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Asia – International trends and local operational developments

Internationally, the U.S. Foreign Account Tax Compliance Act (FATCA), Basel III, and anti-money laundering legislation remain of central concern to financial institutions in Asia.

Non-U.S. institutions are struggling to anticipate the likely effects of this legislation and manage transaction documentation in the light of new requirements. FATCA is moving up the agenda rapidly, given the looming start date. Basel III is also more sharply in focus as institutions try to come to terms with the operation of the new regime. Anti-money laundering remains an important area of focus for regulators, particularly where there is an overlap with market misconduct and manipulation.

How these international developments knit into the day-to-day operations of an institution in combination with local requirements remains a key challenge. Indeed, given the volume of material that needs to be digested, overloaded Legal and Compliance staff in this region may themselves constitute an area of potential risk in institutions.

In Hong Kong, the regulators have recently initiated a consultation to explore the future treatment of "professional" investors. Although the access of professional investors to "private placements" is to be undisturbed, the regulators want to consider who should be classified as a "professional" for these purposes. Should individuals or corporate professionals still be able to participate in such activities, or should it be left to true institutional investors? Should monetary thresholds (a crude marker for qualification) as to who can qualify as a professional be increased? Suitability and other Code of Conduct requirements are potentially going to be applied to all individual investors and their vehicles, not to institutions or, (where sufficiently knowledgeable and experienced) corporations.

It is clear that there will be a swathe of practical classification and operational issues that will need to be addressed to manage risks in this area of the industry which has, in recent times, become much more of a target for regulators.

Into this mix there is a further contemplated change to client documentation under which the suitability requirement would be incorporated into that documentation as a contractual term. Of all the various measures under consultation, this proposal is particularly problematic. An attempt to give legal effect to an inherently uncertain area of operational practice seems to be a recipe for dispute with regulators and clients.

It echoes recent attempts by claimants to treat all or part of the "Conduct of Business" requirements on an intermediary as a term in the contractual relationship (an approach the courts have not yet endorsed).

Given the difficulties of interpreting and implementing the professional investors' regime in the Hong Kong market, there is an argument that the proposed changes will not make a great deal of practical difference. Many private bankers and wealth managers have tended to ignore the professional inventor classification under the business Conduct of Code due to the inherent uncertainties. Ironically, the tougher suitability requirements may do no more than codify what is already practised in the market. The imposition of a contractual term as to suitability would create more risks, particularly given that in Hong Kong there is no private cause of action for breach of a regulatory obligation, meaning breach of the "suitability" requirement will not currently enable clients of an intermediary to claim compensation. Inclusion of the suitability requirement as a contractual term will radically change this landscape.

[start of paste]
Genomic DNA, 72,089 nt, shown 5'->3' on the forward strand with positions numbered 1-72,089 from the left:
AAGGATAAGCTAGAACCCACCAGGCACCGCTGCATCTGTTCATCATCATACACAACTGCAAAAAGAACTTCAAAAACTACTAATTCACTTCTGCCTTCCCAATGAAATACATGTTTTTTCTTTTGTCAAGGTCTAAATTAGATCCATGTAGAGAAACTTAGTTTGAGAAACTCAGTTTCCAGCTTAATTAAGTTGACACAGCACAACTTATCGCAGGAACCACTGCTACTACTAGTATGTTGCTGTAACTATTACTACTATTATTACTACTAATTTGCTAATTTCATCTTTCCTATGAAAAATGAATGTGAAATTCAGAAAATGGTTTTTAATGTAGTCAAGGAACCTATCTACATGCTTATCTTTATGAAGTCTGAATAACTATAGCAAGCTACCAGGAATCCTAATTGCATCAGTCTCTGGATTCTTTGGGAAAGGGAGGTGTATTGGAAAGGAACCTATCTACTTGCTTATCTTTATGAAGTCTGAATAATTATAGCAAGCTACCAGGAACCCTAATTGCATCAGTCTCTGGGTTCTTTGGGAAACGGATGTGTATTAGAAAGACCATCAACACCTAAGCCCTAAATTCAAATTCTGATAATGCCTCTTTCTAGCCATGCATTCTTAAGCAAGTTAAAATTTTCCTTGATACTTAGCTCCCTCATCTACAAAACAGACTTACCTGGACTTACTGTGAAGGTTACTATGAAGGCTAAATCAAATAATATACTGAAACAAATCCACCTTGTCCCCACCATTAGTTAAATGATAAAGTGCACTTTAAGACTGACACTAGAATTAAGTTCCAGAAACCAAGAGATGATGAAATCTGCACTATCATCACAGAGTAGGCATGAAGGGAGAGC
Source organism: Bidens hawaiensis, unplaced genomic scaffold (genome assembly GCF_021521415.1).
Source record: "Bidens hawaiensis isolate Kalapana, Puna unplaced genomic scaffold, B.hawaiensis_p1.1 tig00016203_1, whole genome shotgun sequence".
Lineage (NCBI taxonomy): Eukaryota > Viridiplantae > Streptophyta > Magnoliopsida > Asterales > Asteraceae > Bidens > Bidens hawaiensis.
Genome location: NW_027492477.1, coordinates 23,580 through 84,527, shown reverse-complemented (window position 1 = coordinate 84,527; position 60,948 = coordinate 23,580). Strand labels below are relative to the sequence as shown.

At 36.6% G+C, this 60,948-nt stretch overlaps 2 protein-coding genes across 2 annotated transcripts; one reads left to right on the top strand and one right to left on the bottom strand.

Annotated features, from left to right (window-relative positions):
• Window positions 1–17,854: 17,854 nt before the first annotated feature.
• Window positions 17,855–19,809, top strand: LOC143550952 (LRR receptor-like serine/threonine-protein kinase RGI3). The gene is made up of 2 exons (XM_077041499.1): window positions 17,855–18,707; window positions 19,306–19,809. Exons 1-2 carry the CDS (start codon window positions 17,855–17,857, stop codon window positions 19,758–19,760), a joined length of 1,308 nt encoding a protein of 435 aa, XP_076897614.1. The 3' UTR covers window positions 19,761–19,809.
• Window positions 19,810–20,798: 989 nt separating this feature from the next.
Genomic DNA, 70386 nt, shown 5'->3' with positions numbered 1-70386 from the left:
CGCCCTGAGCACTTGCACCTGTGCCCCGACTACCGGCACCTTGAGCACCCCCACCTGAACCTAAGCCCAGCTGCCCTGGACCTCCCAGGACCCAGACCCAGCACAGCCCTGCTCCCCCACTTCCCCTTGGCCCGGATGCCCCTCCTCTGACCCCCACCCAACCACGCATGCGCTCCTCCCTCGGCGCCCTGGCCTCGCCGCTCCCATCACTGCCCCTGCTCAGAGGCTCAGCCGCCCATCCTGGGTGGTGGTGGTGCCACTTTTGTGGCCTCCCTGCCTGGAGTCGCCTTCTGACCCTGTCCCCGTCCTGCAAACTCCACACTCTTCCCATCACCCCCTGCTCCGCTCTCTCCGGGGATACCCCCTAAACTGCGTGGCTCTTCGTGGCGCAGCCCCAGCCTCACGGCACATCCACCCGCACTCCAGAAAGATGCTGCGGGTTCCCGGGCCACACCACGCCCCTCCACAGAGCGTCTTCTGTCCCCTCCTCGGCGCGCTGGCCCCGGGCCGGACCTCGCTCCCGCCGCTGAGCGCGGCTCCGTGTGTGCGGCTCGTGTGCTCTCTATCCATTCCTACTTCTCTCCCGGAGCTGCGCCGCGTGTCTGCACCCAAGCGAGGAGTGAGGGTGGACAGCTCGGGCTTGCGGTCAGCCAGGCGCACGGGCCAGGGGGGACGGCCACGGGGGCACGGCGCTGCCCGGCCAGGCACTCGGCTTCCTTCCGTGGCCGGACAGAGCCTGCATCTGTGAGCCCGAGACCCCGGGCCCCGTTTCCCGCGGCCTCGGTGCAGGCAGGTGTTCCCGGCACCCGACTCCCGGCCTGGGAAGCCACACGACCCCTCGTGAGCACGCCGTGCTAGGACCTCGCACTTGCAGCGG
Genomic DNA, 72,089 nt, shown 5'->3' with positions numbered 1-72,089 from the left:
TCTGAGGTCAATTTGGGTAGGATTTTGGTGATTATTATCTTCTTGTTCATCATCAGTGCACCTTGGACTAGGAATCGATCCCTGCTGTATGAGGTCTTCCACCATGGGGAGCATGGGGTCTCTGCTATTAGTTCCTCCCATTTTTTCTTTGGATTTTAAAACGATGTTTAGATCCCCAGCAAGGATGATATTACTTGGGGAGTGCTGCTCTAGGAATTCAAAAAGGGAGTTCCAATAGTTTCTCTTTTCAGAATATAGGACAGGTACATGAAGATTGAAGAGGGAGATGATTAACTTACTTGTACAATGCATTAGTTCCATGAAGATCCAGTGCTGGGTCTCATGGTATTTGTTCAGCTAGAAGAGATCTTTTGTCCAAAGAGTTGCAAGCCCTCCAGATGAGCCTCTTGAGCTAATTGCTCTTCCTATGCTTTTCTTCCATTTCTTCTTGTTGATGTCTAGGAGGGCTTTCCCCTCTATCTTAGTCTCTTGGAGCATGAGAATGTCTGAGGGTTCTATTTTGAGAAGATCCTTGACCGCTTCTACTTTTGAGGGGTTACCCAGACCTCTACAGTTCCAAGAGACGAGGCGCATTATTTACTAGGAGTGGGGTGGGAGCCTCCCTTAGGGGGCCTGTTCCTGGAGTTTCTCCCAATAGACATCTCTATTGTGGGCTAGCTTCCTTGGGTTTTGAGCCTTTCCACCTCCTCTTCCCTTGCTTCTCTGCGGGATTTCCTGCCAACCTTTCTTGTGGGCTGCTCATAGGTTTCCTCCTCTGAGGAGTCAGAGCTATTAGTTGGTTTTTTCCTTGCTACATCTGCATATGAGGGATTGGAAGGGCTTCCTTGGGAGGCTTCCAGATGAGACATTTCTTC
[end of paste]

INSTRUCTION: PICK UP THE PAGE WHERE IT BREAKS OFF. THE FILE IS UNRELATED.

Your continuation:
It has also been proposed that it would be a breach of a regulatory obligation for an intermediary to conclude a contract which contains a clause that is either inconsistent with its obligations under the Code (eg that is not under any obligation to assess suitability when making a recommendation), or which mis-describes the actual services to be provided to the client (eg by stating that no advice or recommendation has been or will be given when in fact it has). Many could sympathise with the desire to protect the interests of unsophisticated investors, but the need for legal certainty should remain paramount. Financial institutions rightly draw certainty from reaching an agreement as to what services are to be provided. The prospect of a breach of a regulatory obligation should a sales representative stray outside those terms during a call some years after the agreement was signed is far from welcome.

In any event, the outcome of the consultation and the revised regime introduced as a result will need to be considered, not just in the light of the impact on the local market and operations of institutions, but also at a more regional level, as other regulators take an interest in developments in their neighbourhood.

In the same vein, one further area which may need to be monitored going forward is the extent to which regulators may take a heightened interest in the activities of consultants in the financial services industry and the nature of their relationships with institutions. The regulators' desire to ensure that consultants speak with an independent voice in relation to systems and controls investigations and recommendations for reforms or sign-offs for current practices, is likely to create further operational difficulties for banks.

This measure further demonstrates the transportability of regulatory and enforcement concepts across international boundaries.

Legal and Regulatory Risk Note
Asia